Beverage companies have long had to decide: bottles or cans? Now President Donald Trump is bringing fresh urgency to the question.
With the threat of US tariffs potentially boosting the cost of aluminium, the glass industry sees an opportunity to win more converts.
Lynn Bragg, who runs a bottling trade group, notes that the glass used to make bottles is largely from domestic sources. And it’s infinitely recyclable. In other words, Go #TeamGlass.
“We’re here to help,” said Bragg, president of the Glass Packaging Institute, which represents glass container manufacturing companies. There are 45 plants in 22 states.
Of course, even if tariffs increase the cost of aluminium, cans have considerable advantages over the clear stuff. They’re much lighter and don’t shatter. The durability helps make them easier to transport, in addition to preventing drunken mishaps.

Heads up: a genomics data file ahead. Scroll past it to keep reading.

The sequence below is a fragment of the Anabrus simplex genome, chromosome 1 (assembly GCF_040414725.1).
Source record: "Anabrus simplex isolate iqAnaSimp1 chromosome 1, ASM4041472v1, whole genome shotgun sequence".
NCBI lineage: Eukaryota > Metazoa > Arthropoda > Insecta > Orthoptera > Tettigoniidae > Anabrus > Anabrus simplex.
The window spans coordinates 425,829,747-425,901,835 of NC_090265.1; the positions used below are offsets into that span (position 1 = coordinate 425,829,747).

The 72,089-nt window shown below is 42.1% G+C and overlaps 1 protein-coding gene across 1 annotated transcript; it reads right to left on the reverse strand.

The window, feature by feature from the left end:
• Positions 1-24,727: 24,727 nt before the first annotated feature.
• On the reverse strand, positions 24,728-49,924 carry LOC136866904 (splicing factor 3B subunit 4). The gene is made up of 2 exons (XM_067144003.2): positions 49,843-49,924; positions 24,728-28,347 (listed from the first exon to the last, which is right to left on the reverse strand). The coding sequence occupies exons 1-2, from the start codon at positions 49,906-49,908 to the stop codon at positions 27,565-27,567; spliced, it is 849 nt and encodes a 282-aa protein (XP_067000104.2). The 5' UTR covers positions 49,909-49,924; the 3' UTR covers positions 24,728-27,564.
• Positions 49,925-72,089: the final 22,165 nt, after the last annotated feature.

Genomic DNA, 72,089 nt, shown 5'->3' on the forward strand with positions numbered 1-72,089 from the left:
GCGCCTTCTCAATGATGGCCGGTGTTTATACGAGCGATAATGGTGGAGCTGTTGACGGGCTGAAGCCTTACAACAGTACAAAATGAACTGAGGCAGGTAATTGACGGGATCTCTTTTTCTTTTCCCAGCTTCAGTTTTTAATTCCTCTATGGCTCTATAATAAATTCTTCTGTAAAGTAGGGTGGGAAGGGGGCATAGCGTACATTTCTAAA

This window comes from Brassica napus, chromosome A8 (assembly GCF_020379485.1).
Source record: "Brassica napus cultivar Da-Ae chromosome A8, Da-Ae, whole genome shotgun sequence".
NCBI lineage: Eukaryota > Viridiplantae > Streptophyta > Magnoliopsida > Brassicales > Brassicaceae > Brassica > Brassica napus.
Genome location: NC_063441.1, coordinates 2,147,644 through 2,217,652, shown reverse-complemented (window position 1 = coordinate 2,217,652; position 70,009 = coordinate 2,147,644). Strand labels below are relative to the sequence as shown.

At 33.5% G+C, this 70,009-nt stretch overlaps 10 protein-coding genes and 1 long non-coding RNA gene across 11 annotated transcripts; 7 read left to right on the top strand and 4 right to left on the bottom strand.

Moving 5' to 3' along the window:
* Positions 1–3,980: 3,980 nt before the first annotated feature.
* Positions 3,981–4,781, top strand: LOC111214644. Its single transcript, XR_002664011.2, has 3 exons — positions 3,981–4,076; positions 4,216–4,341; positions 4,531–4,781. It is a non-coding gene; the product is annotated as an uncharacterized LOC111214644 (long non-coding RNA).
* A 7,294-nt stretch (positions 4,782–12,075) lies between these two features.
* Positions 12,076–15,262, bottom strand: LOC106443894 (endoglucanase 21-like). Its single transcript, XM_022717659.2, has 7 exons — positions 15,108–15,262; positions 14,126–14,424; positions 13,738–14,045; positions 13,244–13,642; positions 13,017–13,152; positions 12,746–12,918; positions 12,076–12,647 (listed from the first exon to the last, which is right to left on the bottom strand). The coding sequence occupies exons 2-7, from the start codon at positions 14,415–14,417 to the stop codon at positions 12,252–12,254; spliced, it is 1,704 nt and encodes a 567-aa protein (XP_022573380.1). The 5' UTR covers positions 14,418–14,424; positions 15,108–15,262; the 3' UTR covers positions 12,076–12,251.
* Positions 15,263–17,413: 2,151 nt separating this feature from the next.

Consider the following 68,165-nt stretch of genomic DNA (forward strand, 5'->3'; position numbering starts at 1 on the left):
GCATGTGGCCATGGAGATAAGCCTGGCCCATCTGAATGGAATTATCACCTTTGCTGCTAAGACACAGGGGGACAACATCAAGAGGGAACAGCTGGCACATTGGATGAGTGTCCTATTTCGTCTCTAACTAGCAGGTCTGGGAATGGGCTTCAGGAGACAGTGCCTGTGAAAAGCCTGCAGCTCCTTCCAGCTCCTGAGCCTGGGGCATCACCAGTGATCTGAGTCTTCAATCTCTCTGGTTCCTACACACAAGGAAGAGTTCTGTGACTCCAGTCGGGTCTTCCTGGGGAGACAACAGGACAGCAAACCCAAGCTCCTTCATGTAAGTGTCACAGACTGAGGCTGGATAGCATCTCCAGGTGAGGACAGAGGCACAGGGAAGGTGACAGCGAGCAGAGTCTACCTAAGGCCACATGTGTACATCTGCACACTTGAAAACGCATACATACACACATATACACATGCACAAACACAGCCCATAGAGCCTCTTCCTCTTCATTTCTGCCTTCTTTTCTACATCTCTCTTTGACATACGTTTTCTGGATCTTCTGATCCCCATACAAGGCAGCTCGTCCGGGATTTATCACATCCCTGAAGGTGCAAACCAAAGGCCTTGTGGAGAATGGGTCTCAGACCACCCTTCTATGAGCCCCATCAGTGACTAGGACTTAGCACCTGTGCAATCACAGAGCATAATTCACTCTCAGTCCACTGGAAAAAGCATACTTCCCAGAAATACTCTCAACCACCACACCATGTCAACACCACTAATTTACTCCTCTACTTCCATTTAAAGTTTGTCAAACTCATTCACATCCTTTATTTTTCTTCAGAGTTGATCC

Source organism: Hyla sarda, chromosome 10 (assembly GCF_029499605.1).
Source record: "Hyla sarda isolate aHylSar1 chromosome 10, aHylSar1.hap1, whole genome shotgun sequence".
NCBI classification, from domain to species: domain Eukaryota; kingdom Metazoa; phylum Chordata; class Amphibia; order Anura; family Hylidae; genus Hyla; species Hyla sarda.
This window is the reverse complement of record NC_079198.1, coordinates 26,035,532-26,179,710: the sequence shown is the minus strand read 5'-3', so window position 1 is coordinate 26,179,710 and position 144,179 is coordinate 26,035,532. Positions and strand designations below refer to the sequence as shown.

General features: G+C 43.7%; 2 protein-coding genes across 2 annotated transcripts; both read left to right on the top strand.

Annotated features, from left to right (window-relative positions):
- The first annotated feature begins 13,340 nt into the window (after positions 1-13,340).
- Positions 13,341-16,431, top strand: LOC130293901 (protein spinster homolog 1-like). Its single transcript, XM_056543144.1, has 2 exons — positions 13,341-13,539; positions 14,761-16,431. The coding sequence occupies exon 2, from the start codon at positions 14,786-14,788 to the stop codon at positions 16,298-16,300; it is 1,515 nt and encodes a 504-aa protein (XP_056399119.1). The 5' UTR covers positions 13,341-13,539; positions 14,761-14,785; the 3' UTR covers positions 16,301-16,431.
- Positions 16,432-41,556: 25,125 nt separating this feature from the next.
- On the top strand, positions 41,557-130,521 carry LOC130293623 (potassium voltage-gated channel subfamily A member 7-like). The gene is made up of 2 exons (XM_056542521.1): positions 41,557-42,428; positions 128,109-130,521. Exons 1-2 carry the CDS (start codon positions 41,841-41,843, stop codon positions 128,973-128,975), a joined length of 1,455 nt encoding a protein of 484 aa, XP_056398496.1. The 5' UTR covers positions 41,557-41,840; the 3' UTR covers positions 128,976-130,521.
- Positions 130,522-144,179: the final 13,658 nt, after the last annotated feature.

That’s why aluminium containers have been on the rise in recent years. The total unit volume of metal cans sold in the US rose 1.4% between 2011 and 2016, while glass bottles fell 1.4%, according to data from Euromonitor International.
In addition to using aluminum for cans, the largest beer sellers have been swapping glass for metal formed into the classic bottle shape.
Then there’s the psychological angle: glass bottles definitely have a classier vibe. But for some Americans - tariff or no tariff - nothing beats drinking cheap domestic beer out of a can.